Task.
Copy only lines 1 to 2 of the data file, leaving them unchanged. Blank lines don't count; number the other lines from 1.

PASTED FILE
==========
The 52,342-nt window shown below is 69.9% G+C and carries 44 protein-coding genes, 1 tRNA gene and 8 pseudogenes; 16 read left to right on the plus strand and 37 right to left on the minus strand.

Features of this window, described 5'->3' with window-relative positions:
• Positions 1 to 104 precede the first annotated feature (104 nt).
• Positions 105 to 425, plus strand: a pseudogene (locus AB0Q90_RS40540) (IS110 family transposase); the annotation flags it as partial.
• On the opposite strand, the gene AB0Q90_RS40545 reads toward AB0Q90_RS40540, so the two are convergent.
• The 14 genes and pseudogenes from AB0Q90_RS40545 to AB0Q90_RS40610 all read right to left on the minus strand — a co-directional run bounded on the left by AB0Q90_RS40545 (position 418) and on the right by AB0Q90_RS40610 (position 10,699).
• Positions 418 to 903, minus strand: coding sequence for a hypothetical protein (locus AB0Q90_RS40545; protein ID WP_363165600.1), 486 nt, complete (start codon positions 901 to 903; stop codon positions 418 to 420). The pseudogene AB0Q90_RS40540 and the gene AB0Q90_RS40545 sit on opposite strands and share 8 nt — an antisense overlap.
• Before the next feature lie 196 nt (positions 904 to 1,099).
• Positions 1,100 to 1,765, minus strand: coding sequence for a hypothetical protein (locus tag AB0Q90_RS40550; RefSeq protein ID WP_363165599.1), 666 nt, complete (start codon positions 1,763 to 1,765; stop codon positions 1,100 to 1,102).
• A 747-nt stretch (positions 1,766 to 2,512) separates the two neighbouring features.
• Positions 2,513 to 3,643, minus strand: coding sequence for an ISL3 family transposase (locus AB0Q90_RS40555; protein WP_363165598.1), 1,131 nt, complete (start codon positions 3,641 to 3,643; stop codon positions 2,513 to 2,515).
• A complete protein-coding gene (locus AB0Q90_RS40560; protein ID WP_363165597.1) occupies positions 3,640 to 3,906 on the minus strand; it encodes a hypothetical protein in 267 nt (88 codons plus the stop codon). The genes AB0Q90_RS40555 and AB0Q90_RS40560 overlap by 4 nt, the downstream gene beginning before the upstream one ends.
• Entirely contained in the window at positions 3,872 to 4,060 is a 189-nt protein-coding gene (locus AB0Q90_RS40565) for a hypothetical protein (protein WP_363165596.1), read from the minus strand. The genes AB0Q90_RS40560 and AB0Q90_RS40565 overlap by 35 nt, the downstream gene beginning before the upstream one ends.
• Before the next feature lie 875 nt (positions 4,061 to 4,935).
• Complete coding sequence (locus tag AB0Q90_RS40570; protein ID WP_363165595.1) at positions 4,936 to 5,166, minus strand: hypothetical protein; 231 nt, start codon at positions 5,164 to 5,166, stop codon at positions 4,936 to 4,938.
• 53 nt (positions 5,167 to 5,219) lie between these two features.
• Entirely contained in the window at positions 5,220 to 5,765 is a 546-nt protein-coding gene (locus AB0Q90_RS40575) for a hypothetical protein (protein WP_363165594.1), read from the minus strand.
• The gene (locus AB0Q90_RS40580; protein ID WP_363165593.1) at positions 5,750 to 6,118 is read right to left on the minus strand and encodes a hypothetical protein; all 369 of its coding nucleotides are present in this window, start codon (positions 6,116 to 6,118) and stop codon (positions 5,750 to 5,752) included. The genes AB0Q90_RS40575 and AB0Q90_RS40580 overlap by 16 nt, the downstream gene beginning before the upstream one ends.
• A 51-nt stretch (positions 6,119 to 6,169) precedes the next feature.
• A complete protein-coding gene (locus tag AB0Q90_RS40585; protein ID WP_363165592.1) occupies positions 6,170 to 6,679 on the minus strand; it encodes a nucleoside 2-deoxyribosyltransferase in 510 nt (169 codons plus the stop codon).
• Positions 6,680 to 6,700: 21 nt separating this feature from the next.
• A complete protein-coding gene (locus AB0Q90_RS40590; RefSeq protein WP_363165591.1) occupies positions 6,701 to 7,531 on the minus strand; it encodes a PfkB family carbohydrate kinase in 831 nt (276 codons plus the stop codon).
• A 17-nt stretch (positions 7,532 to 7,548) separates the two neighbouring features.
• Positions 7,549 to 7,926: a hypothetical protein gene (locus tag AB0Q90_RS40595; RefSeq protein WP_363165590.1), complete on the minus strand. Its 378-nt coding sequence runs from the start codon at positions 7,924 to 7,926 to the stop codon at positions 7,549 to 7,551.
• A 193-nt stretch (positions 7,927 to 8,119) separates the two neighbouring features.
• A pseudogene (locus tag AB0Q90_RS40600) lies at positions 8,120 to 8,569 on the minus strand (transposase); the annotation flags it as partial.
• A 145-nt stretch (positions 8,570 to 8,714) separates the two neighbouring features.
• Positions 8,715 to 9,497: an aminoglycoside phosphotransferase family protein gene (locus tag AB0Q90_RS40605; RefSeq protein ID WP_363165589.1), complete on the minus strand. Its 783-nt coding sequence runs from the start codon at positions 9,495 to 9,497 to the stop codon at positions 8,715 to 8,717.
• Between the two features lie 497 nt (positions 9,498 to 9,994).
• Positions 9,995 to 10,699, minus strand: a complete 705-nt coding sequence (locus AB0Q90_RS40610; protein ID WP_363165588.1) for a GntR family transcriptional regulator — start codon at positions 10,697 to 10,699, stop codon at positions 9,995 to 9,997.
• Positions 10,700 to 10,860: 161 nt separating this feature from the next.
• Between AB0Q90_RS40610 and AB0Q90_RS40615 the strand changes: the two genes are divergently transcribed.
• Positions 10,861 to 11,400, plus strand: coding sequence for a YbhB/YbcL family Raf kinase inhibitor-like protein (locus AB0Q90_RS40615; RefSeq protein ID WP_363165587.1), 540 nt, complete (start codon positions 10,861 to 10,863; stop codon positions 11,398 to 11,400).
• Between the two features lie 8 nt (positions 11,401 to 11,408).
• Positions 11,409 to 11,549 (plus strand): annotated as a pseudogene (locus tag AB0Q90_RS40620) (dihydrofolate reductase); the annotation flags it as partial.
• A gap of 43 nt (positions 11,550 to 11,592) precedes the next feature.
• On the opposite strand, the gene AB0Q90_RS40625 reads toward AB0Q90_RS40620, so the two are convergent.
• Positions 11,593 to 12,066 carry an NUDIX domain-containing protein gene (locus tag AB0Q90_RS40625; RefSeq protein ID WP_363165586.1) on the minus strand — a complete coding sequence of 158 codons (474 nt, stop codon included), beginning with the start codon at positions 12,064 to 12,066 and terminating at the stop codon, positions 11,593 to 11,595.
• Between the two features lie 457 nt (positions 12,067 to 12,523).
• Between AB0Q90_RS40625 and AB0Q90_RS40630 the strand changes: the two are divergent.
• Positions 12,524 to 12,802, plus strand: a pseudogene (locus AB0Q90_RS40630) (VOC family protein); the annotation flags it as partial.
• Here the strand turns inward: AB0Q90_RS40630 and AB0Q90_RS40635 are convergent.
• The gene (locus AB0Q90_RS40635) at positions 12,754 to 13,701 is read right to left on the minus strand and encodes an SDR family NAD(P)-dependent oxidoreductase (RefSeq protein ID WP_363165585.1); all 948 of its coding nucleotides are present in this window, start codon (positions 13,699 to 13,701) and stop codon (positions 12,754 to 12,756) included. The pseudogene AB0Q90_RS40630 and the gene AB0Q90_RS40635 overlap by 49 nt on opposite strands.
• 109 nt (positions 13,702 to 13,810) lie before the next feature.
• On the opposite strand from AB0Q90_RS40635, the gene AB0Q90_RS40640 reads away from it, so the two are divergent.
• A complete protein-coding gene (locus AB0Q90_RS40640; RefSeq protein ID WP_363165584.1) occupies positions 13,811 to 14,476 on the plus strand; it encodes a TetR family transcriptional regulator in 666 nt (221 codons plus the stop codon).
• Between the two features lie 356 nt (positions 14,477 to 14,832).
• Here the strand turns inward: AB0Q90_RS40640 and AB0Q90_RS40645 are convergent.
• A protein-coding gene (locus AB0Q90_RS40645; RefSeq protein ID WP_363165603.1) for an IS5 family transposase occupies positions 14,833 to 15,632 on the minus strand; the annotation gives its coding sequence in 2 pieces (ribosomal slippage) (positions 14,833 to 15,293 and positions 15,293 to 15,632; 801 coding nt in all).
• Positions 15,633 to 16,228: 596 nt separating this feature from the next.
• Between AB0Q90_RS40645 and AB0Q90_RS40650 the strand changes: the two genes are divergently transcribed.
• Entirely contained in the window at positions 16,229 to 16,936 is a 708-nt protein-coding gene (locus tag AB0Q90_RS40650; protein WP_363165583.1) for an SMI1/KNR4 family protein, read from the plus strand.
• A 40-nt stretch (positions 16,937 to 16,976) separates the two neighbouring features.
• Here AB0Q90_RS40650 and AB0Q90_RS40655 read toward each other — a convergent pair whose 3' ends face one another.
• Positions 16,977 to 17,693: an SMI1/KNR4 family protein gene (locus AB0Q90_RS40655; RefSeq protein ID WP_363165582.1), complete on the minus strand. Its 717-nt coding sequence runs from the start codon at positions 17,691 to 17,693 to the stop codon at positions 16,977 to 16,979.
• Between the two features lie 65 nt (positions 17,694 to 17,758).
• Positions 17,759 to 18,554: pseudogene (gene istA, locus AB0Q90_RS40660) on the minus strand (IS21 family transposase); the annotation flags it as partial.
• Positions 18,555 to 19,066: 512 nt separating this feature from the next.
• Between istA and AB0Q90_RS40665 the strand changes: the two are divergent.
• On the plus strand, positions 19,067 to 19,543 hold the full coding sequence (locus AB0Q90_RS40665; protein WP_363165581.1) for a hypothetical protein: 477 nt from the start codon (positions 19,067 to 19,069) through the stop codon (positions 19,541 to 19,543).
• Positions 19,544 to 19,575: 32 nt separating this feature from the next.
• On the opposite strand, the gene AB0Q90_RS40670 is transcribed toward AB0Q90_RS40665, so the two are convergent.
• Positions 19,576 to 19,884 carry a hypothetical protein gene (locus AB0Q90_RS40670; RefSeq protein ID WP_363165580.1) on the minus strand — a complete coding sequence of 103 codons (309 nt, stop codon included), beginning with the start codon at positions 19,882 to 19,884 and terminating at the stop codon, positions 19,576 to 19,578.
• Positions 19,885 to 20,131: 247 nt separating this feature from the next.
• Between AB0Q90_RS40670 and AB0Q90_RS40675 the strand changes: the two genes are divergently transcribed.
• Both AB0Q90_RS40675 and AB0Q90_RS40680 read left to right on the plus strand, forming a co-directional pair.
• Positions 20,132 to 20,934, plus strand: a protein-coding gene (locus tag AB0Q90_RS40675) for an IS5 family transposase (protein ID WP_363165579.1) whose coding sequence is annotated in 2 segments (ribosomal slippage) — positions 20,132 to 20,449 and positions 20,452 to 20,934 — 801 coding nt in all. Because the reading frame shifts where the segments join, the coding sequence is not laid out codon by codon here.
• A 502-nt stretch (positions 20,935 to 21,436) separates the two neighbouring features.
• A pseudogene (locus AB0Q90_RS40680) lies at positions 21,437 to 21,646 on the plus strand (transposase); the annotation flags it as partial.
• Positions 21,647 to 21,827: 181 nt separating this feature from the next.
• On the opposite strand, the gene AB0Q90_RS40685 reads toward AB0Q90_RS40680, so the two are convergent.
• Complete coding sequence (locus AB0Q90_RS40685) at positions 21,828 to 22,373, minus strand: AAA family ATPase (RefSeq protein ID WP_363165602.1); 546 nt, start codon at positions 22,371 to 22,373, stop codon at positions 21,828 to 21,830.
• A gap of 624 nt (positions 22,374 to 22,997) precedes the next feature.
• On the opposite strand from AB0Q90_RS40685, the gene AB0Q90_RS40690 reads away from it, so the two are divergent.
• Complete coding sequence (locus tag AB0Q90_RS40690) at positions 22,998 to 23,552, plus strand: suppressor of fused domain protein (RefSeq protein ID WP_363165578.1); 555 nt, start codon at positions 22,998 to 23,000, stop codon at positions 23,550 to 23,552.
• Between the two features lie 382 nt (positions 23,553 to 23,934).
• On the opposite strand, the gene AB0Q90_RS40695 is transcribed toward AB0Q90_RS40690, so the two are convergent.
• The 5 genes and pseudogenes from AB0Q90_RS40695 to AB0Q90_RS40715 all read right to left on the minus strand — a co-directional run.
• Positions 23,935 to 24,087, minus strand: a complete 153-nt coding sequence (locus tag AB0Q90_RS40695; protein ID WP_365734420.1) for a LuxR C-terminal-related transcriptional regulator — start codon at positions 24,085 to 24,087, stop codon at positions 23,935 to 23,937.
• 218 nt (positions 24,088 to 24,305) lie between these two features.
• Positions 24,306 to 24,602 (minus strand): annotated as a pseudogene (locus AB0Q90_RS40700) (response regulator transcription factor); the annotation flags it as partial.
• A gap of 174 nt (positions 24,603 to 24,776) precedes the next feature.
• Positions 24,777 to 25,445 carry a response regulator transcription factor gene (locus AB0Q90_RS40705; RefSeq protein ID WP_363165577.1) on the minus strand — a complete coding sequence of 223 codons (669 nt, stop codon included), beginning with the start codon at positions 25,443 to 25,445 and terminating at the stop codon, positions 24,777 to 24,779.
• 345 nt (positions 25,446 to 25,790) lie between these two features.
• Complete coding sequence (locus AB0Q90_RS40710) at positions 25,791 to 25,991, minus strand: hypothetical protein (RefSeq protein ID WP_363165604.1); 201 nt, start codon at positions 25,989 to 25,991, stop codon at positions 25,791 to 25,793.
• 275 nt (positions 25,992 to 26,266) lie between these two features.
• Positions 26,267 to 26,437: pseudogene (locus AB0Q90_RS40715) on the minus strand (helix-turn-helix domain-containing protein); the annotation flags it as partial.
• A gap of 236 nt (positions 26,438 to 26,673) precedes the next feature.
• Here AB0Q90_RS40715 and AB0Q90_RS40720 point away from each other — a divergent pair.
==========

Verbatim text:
The 52,342-nt window shown below is 69.9% G+C and carries 44 protein-coding genes, 1 tRNA gene and 8 pseudogenes; 16 read left to right on the plus strand and 37 right to left on the minus strand.

Features of this window, described 5'->3' with window-relative positions: